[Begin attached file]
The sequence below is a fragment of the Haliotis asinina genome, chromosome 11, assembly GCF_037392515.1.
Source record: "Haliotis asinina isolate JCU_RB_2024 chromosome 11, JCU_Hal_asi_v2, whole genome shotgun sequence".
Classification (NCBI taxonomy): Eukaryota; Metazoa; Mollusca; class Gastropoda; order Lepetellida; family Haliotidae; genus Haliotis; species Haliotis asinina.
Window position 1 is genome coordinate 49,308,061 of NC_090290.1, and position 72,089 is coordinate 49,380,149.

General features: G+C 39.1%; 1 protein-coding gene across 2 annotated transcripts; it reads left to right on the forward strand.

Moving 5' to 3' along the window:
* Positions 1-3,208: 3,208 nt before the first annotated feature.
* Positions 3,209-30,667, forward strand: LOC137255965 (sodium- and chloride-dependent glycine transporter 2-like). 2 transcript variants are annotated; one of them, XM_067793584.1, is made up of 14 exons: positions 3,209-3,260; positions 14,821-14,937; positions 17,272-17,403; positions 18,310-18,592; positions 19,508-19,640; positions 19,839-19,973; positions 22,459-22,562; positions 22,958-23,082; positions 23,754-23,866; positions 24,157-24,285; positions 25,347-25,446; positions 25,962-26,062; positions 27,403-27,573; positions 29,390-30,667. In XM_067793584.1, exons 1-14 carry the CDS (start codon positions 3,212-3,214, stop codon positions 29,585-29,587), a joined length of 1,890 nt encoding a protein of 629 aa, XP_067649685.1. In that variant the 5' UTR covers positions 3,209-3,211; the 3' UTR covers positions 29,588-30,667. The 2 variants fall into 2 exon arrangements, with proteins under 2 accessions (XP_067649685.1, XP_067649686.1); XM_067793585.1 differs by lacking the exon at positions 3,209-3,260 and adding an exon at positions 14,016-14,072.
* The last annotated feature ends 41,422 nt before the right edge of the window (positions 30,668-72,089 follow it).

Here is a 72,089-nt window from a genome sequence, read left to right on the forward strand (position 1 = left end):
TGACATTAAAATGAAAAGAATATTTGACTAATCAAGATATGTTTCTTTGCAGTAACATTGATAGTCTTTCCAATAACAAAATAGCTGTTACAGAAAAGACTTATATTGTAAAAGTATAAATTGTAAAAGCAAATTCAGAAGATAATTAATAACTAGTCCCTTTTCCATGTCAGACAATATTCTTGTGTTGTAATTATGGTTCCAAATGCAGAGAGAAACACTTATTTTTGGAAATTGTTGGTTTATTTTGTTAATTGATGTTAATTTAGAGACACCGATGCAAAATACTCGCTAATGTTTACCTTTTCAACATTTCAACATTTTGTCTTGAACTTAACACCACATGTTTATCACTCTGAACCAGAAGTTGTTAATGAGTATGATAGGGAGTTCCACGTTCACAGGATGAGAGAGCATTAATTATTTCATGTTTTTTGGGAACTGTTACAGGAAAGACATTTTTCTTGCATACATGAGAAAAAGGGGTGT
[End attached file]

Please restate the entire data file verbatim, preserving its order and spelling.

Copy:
The sequence below is a fragment of the Haliotis asinina genome, chromosome 11, assembly GCF_037392515.1.
Source record: "Haliotis asinina isolate JCU_RB_2024 chromosome 11, JCU_Hal_asi_v2, whole genome shotgun sequence".
Classification (NCBI taxonomy): Eukaryota; Metazoa; Mollusca; class Gastropoda; order Lepetellida; family Haliotidae; genus Haliotis; species Haliotis asinina.
Window position 1 is genome coordinate 49,308,061 of NC_090290.1, and position 72,089 is coordinate 49,380,149.

General features: G+C 39.1%; 1 protein-coding gene across 2 annotated transcripts; it reads left to right on the forward strand.

Moving 5' to 3' along the window:
* Positions 1-3,208: 3,208 nt before the first annotated feature.
* Positions 3,209-30,667, forward strand: LOC137255965 (sodium- and chloride-dependent glycine transporter 2-like). 2 transcript variants are annotated; one of them, XM_067793584.1, is made up of 14 exons: positions 3,209-3,260; positions 14,821-14,937; positions 17,272-17,403; positions 18,310-18,592; positions 19,508-19,640; positions 19,839-19,973; positions 22,459-22,562; positions 22,958-23,082; positions 23,754-23,866; positions 24,157-24,285; positions 25,347-25,446; positions 25,962-26,062; positions 27,403-27,573; positions 29,390-30,667. In XM_067793584.1, exons 1-14 carry the CDS (start codon positions 3,212-3,214, stop codon positions 29,585-29,587), a joined length of 1,890 nt encoding a protein of 629 aa, XP_067649685.1. In that variant the 5' UTR covers positions 3,209-3,211; the 3' UTR covers positions 29,588-30,667. The 2 variants fall into 2 exon arrangements, with proteins under 2 accessions (XP_067649685.1, XP_067649686.1); XM_067793585.1 differs by lacking the exon at positions 3,209-3,260 and adding an exon at positions 14,016-14,072.
* The last annotated feature ends 41,422 nt before the right edge of the window (positions 30,668-72,089 follow it).

Here is a 72,089-nt window from a genome sequence, read left to right on the forward strand (position 1 = left end):
TGACATTAAAATGAAAAGAATATTTGACTAATCAAGATATGTTTCTTTGCAGTAACATTGATAGTCTTTCCAATAACAAAATAGCTGTTACAGAAAAGACTTATATTGTAAAAGTATAAATTGTAAAAGCAAATTCAGAAGATAATTAATAACTAGTCCCTTTTCCATGTCAGACAATATTCTTGTGTTGTAATTATGGTTCCAAATGCAGAGAGAAACACTTATTTTTGGAAATTGTTGGTTTATTTTGTTAATTGATGTTAATTTAGAGACACCGATGCAAAATACTCGCTAATGTTTACCTTTTCAACATTTCAACATTTTGTCTTGAACTTAACACCACATGTTTATCACTCTGAACCAGAAGTTGTTAATGAGTATGATAGGGAGTTCCACGTTCACAGGATGAGAGAGCATTAATTATTTCATGTTTTTTGGGAACTGTTACAGGAAAGACATTTTTCTTGCATACATGAGAAAAAGGGGTGT